But unfortunately for my sad, picky-eating self, I wrote a story in which the main characters love fish, and for a reason. My latest story (well, back in 2010... remember, this is a re-post) is about pets who can communicate with humans. There's a scene where the human protagonist eats lunch with a group of animals. The dogs are eating chicken or some other meat, the birds are eating seeds, and the cats... are eating fish. Of course.

I wasn't going to make the cats allergic to fish, or not in the mood for fish, or plain don't like fish like their dear author over here, but I had to be authentic. (Well, actual authenticity would involve everyone eating bland pet food, but I wanted it to be a little more interesting than that.)

So, I detached myself from my central characters and gave them permission to like things that I really don't like. Sure, I've had my differences with my characters before -- how boring would it be if I only wrote about a bunch of Shelleys? -- but I'd never made them love a food that I totally hate. The mark of a picky eater and picky writer, I guess.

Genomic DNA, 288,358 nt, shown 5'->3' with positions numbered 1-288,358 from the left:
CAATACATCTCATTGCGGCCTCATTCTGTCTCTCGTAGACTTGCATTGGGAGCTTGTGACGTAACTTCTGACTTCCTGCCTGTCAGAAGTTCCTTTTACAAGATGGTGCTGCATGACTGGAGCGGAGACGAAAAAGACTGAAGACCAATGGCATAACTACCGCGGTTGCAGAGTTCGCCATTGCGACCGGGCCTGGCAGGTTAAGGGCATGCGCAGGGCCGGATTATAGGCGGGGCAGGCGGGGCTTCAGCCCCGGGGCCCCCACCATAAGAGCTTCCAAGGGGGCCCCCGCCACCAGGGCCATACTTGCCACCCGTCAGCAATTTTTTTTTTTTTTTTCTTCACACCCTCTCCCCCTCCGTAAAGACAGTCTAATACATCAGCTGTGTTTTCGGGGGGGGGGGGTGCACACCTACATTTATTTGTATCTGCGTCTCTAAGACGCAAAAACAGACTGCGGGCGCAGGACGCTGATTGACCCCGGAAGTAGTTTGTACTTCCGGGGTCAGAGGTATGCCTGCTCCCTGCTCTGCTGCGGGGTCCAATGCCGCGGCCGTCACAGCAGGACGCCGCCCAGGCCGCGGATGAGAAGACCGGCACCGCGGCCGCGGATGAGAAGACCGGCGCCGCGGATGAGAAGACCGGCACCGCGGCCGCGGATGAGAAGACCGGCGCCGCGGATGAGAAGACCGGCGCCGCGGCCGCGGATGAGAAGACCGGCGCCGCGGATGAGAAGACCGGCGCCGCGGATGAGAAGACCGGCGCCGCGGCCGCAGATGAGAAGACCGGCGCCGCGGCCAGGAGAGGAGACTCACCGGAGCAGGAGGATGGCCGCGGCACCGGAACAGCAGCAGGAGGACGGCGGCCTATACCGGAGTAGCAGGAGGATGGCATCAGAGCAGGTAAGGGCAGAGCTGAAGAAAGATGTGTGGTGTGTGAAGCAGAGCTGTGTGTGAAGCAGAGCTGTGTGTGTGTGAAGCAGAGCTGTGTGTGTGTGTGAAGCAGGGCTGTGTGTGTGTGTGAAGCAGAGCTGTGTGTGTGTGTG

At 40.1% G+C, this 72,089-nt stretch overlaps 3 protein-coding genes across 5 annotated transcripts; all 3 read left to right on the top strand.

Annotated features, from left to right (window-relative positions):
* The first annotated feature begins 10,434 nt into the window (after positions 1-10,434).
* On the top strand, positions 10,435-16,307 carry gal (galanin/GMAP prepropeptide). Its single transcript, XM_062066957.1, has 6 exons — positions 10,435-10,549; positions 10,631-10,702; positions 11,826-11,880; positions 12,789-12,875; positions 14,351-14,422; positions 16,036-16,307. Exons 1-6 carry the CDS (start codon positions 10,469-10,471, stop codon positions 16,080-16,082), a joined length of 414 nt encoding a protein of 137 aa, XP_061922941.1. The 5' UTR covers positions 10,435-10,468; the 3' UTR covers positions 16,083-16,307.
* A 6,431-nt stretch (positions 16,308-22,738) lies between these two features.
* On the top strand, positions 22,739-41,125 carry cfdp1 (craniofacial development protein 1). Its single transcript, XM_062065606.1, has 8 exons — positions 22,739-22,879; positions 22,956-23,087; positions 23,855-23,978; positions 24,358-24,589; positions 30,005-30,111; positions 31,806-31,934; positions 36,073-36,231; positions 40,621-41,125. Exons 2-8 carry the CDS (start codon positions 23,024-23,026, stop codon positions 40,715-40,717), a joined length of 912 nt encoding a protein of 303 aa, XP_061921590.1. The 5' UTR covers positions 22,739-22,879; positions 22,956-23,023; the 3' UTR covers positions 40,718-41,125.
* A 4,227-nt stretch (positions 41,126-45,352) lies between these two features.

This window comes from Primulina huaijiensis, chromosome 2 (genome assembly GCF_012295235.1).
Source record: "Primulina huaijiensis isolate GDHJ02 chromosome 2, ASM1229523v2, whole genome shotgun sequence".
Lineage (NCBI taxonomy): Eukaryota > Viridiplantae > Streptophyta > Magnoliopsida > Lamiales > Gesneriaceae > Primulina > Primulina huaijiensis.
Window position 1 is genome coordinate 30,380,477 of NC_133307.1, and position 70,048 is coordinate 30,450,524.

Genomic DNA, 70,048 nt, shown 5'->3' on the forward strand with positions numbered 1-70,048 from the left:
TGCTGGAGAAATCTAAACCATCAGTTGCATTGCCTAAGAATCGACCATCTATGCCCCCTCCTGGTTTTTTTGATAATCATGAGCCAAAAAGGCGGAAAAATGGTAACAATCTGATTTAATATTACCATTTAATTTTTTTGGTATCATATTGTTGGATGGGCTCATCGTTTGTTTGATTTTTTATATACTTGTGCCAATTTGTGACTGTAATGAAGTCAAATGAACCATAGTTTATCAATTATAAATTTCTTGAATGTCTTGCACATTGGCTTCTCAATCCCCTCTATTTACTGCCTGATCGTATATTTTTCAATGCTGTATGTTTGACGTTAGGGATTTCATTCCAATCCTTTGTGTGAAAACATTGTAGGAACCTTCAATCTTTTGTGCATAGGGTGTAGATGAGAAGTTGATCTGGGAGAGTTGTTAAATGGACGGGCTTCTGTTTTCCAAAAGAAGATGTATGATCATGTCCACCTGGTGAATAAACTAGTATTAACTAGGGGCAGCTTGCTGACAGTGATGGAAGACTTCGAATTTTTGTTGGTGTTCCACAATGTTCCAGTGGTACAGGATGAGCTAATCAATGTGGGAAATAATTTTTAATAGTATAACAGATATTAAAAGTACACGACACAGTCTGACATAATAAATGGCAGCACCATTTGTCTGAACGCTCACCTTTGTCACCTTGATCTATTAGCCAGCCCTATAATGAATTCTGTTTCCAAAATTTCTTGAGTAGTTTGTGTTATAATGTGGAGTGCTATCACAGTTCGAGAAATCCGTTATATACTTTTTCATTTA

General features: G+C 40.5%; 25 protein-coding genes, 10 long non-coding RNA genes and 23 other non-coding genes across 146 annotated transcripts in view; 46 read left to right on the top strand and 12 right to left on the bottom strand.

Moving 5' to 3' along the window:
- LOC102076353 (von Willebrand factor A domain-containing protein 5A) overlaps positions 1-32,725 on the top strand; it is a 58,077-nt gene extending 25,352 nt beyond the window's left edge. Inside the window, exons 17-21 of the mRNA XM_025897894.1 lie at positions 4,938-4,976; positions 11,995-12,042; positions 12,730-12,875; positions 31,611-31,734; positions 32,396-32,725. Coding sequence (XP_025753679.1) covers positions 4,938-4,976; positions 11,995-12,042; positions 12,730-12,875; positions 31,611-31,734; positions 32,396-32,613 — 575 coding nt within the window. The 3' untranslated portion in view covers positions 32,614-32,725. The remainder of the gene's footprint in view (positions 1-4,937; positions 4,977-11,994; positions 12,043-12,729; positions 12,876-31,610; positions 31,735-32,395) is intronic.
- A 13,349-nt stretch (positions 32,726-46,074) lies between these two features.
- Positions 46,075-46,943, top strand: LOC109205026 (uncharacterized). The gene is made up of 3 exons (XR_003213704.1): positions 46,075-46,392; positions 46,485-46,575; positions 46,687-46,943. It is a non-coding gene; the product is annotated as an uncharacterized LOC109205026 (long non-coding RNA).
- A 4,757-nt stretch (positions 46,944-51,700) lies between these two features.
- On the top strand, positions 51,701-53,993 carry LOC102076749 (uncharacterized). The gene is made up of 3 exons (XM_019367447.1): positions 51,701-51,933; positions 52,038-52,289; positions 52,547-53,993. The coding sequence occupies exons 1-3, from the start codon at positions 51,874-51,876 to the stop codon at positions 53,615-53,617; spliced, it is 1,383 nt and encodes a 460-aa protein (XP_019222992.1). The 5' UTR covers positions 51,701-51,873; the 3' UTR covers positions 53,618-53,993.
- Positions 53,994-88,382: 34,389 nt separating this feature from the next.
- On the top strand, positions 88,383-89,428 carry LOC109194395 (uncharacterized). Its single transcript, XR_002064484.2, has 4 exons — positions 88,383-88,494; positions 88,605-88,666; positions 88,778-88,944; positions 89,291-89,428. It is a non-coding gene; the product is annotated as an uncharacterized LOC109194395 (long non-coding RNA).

Any readers find it hard to read about something that you really can't stand? Any other writers find it challenging to make your character like something that you definitely do not? Anyone else hate seafood?

Monday, January 6, 2014

A "Medley" Of New Things

Happy New Year! I hope you all had a wonderful holiday season.

The past month was crazy busy for me, hence the quietness on the blog. But I'm back and ready for an exciting new year!

I anticipate a bunch of new things coming up in 2014. In fact, something big has already happened, three days into the new year -- we adopted a dog, Medli.


She's a two-year-old chocolate lab mix. She's a total sweetheart (loves everyone -- adults, children, dogs and cats) and is proving to be a fast learner. I think she's going to make an awesome writing partner!

Besides the new addition to our family, there will be a few more exciting changes this year, or at least that's the plan. One of those changes might be something writing-related. I'll be sure to make an announcement once everything is in place. For now... I've just got a lot to look forward to!

How was your holiday season? What are you looking forward to this year?

Monday, December 2, 2013

A Boy In The Girls' Bathroom (Re-Post)

I'm going through old blog posts from the archives and have decided to re-post a few. Here is one from 2010:

A few weeks ago, I subbed for an elementary school art teacher who had a kindergarten class at the end of the day. For those of you who teach or sub, you probably know that kindergarten can be adorable and fun... but they can also be exhausting and difficult.